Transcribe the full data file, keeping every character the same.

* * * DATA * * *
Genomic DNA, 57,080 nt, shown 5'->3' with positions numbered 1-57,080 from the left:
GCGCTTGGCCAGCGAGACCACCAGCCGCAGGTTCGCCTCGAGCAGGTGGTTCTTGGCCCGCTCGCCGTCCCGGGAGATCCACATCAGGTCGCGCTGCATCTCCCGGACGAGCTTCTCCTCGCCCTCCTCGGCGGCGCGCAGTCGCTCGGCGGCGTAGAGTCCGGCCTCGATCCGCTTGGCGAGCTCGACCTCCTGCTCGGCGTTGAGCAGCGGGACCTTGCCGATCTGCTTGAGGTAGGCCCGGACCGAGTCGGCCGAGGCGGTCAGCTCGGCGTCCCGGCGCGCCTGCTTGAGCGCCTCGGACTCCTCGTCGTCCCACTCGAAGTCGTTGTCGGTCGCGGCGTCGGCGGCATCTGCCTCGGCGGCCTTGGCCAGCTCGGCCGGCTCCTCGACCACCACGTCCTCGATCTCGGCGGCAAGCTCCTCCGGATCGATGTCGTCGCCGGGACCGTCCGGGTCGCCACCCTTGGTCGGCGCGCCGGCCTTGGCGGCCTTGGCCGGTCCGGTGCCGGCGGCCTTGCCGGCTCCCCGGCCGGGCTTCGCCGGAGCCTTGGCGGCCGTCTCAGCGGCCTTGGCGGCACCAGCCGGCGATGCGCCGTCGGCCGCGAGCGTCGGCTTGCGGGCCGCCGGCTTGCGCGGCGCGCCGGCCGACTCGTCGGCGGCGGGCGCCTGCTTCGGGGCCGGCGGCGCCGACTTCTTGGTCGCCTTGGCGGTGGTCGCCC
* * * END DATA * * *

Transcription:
Genomic DNA, 57,080 nt, shown 5'->3' with positions numbered 1-57,080 from the left:
GCGCTTGGCCAGCGAGACCACCAGCCGCAGGTTCGCCTCGAGCAGGTGGTTCTTGGCCCGCTCGCCGTCCCGGGAGATCCACATCAGGTCGCGCTGCATCTCCCGGACGAGCTTCTCCTCGCCCTCCTCGGCGGCGCGCAGTCGCTCGGCGGCGTAGAGTCCGGCCTCGATCCGCTTGGCGAGCTCGACCTCCTGCTCGGCGTTGAGCAGCGGGACCTTGCCGATCTGCTTGAGGTAGGCCCGGACCGAGTCGGCCGAGGCGGTCAGCTCGGCGTCCCGGCGCGCCTGCTTGAGCGCCTCGGACTCCTCGTCGTCCCACTCGAAGTCGTTGTCGGTCGCGGCGTCGGCGGCATCTGCCTCGGCGGCCTTGGCCAGCTCGGCCGGCTCCTCGACCACCACGTCCTCGATCTCGGCGGCAAGCTCCTCCGGATCGATGTCGTCGCCGGGACCGTCCGGGTCGCCACCCTTGGTCGGCGCGCCGGCCTTGGCGGCCTTGGCCGGTCCGGTGCCGGCGGCCTTGCCGGCTCCCCGGCCGGGCTTCGCCGGAGCCTTGGCGGCCGTCTCAGCGGCCTTGGCGGCACCAGCCGGCGATGCGCCGTCGGCCGCGAGCGTCGGCTTGCGGGCCGCCGGCTTGCGCGGCGCGCCGGCCGACTCGTCGGCGGCGGGCGCCTGCTTCGGGGCCGGCGGCGCCGACTTCTTGGTCGCCTTGGCGGTGGTCGCCC